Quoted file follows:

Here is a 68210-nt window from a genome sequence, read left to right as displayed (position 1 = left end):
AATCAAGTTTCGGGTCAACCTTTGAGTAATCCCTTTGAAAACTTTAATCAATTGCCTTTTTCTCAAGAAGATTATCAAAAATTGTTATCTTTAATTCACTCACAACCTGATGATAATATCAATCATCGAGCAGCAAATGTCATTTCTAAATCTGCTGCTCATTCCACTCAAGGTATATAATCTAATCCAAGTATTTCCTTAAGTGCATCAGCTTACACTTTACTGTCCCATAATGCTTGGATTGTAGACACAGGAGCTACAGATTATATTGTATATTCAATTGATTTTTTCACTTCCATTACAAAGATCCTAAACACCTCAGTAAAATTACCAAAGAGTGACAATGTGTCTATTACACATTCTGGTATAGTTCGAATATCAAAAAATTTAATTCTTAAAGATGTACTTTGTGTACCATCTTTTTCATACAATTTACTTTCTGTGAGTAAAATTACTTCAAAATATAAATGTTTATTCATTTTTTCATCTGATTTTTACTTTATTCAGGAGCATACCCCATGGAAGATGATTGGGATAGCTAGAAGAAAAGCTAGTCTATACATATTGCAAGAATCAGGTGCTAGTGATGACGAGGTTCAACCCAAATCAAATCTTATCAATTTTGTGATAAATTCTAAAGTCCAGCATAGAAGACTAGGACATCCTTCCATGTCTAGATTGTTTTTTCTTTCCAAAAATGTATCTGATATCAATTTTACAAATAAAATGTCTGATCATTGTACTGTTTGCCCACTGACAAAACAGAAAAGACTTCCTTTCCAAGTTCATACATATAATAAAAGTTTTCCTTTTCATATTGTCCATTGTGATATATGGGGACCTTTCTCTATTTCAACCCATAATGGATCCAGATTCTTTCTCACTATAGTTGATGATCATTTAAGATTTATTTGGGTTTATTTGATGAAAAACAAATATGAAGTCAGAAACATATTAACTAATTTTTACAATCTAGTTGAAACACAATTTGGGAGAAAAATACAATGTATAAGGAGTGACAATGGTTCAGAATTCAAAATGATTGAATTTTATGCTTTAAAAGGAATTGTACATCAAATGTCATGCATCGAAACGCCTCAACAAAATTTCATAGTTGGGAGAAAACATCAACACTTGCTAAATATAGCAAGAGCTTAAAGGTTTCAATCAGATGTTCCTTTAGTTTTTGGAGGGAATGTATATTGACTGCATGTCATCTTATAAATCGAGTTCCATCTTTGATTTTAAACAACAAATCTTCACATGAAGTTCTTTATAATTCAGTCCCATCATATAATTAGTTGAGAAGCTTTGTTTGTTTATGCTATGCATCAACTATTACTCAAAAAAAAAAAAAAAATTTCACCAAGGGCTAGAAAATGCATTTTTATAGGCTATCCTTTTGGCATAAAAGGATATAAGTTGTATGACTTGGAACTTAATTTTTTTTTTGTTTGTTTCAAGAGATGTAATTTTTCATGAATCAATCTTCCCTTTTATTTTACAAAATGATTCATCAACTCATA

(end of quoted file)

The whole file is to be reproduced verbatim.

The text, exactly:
Here is a 68210-nt window from a genome sequence, read left to right as displayed (position 1 = left end):
AATCAAGTTTCGGGTCAACCTTTGAGTAATCCCTTTGAAAACTTTAATCAATTGCCTTTTTCTCAAGAAGATTATCAAAAATTGTTATCTTTAATTCACTCACAACCTGATGATAATATCAATCATCGAGCAGCAAATGTCATTTCTAAATCTGCTGCTCATTCCACTCAAGGTATATAATCTAATCCAAGTATTTCCTTAAGTGCATCAGCTTACACTTTACTGTCCCATAATGCTTGGATTGTAGACACAGGAGCTACAGATTATATTGTATATTCAATTGATTTTTTCACTTCCATTACAAAGATCCTAAACACCTCAGTAAAATTACCAAAGAGTGACAATGTGTCTATTACACATTCTGGTATAGTTCGAATATCAAAAAATTTAATTCTTAAAGATGTACTTTGTGTACCATCTTTTTCATACAATTTACTTTCTGTGAGTAAAATTACTTCAAAATATAAATGTTTATTCATTTTTTCATCTGATTTTTACTTTATTCAGGAGCATACCCCATGGAAGATGATTGGGATAGCTAGAAGAAAAGCTAGTCTATACATATTGCAAGAATCAGGTGCTAGTGATGACGAGGTTCAACCCAAATCAAATCTTATCAATTTTGTGATAAATTCTAAAGTCCAGCATAGAAGACTAGGACATCCTTCCATGTCTAGATTGTTTTTTCTTTCCAAAAATGTATCTGATATCAATTTTACAAATAAAATGTCTGATCATTGTACTGTTTGCCCACTGACAAAACAGAAAAGACTTCCTTTCCAAGTTCATACATATAATAAAAGTTTTCCTTTTCATATTGTCCATTGTGATATATGGGGACCTTTCTCTATTTCAACCCATAATGGATCCAGATTCTTTCTCACTATAGTTGATGATCATTTAAGATTTATTTGGGTTTATTTGATGAAAAACAAATATGAAGTCAGAAACATATTAACTAATTTTTACAATCTAGTTGAAACACAATTTGGGAGAAAAATACAATGTATAAGGAGTGACAATGGTTCAGAATTCAAAATGATTGAATTTTATGCTTTAAAAGGAATTGTACATCAAATGTCATGCATCGAAACGCCTCAACAAAATTTCATAGTTGGGAGAAAACATCAACACTTGCTAAATATAGCAAGAGCTTAAAGGTTTCAATCAGATGTTCCTTTAGTTTTTGGAGGGAATGTATATTGACTGCATGTCATCTTATAAATCGAGTTCCATCTTTGATTTTAAACAACAAATCTTCACATGAAGTTCTTTATAATTCAGTCCCATCATATAATTAGTTGAGAAGCTTTGTTTGTTTATGCTATGCATCAACTATTACTCAAAAAAAAAAAAAAAATTTCACCAAGGGCTAGAAAATGCATTTTTATAGGCTATCCTTTTGGCATAAAAGGATATAAGTTGTATGACTTGGAACTTAATTTTTTTTTTGTTTGTTTCAAGAGATGTAATTTTTCATGAATCAATCTTCCCTTTTATTTTACAAAATGATTCATCAACTCATA